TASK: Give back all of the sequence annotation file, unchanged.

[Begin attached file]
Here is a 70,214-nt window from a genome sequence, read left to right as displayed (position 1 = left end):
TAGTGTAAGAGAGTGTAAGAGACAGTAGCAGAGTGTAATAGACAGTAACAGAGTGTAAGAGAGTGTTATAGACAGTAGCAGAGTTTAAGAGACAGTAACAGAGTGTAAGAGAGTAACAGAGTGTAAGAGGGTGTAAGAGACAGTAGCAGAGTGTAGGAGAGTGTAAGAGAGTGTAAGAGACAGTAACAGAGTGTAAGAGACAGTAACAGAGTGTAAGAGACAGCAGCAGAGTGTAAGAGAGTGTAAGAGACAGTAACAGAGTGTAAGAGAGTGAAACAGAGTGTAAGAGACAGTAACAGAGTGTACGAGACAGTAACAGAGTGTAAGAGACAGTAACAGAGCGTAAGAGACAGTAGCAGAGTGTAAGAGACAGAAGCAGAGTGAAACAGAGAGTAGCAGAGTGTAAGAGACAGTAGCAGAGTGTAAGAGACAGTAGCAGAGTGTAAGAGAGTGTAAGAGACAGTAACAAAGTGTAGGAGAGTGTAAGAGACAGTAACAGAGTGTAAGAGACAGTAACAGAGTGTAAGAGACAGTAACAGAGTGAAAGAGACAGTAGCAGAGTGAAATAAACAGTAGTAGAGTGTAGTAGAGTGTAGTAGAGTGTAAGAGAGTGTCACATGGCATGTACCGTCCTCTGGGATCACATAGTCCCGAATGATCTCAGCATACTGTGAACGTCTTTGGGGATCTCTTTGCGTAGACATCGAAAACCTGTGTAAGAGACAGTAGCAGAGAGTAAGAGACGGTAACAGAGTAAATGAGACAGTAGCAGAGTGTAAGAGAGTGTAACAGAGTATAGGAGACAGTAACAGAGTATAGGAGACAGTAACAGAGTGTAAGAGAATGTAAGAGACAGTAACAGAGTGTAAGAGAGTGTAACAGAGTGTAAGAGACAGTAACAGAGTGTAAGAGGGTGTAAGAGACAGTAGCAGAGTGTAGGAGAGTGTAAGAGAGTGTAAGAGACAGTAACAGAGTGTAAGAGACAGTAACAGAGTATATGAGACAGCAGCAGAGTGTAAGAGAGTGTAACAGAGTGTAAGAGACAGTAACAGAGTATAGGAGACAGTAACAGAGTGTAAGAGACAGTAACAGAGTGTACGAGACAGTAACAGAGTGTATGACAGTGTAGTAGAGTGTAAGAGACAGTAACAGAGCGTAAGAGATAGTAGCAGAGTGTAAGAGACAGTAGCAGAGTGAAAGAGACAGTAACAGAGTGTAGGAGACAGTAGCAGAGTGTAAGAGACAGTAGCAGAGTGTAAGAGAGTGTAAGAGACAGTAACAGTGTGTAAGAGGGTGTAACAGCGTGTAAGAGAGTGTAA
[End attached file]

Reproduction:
Here is a 70,214-nt window from a genome sequence, read left to right as displayed (position 1 = left end):
TAGTGTAAGAGAGTGTAAGAGACAGTAGCAGAGTGTAATAGACAGTAACAGAGTGTAAGAGAGTGTTATAGACAGTAGCAGAGTTTAAGAGACAGTAACAGAGTGTAAGAGAGTAACAGAGTGTAAGAGGGTGTAAGAGACAGTAGCAGAGTGTAGGAGAGTGTAAGAGAGTGTAAGAGACAGTAACAGAGTGTAAGAGACAGTAACAGAGTGTAAGAGACAGCAGCAGAGTGTAAGAGAGTGTAAGAGACAGTAACAGAGTGTAAGAGAGTGAAACAGAGTGTAAGAGACAGTAACAGAGTGTACGAGACAGTAACAGAGTGTAAGAGACAGTAACAGAGCGTAAGAGACAGTAGCAGAGTGTAAGAGACAGAAGCAGAGTGAAACAGAGAGTAGCAGAGTGTAAGAGACAGTAGCAGAGTGTAAGAGACAGTAGCAGAGTGTAAGAGAGTGTAAGAGACAGTAACAAAGTGTAGGAGAGTGTAAGAGACAGTAACAGAGTGTAAGAGACAGTAACAGAGTGTAAGAGACAGTAACAGAGTGAAAGAGACAGTAGCAGAGTGAAATAAACAGTAGTAGAGTGTAGTAGAGTGTAGTAGAGTGTAAGAGAGTGTCACATGGCATGTACCGTCCTCTGGGATCACATAGTCCCGAATGATCTCAGCATACTGTGAACGTCTTTGGGGATCTCTTTGCGTAGACATCGAAAACCTGTGTAAGAGACAGTAGCAGAGAGTAAGAGACGGTAACAGAGTAAATGAGACAGTAGCAGAGTGTAAGAGAGTGTAACAGAGTATAGGAGACAGTAACAGAGTATAGGAGACAGTAACAGAGTGTAAGAGAATGTAAGAGACAGTAACAGAGTGTAAGAGAGTGTAACAGAGTGTAAGAGACAGTAACAGAGTGTAAGAGGGTGTAAGAGACAGTAGCAGAGTGTAGGAGAGTGTAAGAGAGTGTAAGAGACAGTAACAGAGTGTAAGAGACAGTAACAGAGTATATGAGACAGCAGCAGAGTGTAAGAGAGTGTAACAGAGTGTAAGAGACAGTAACAGAGTATAGGAGACAGTAACAGAGTGTAAGAGACAGTAACAGAGTGTACGAGACAGTAACAGAGTGTATGACAGTGTAGTAGAGTGTAAGAGACAGTAACAGAGCGTAAGAGATAGTAGCAGAGTGTAAGAGACAGTAGCAGAGTGAAAGAGACAGTAACAGAGTGTAGGAGACAGTAGCAGAGTGTAAGAGACAGTAGCAGAGTGTAAGAGAGTGTAAGAGACAGTAACAGTGTGTAAGAGGGTGTAACAGCGTGTAAGAGAGTGTAA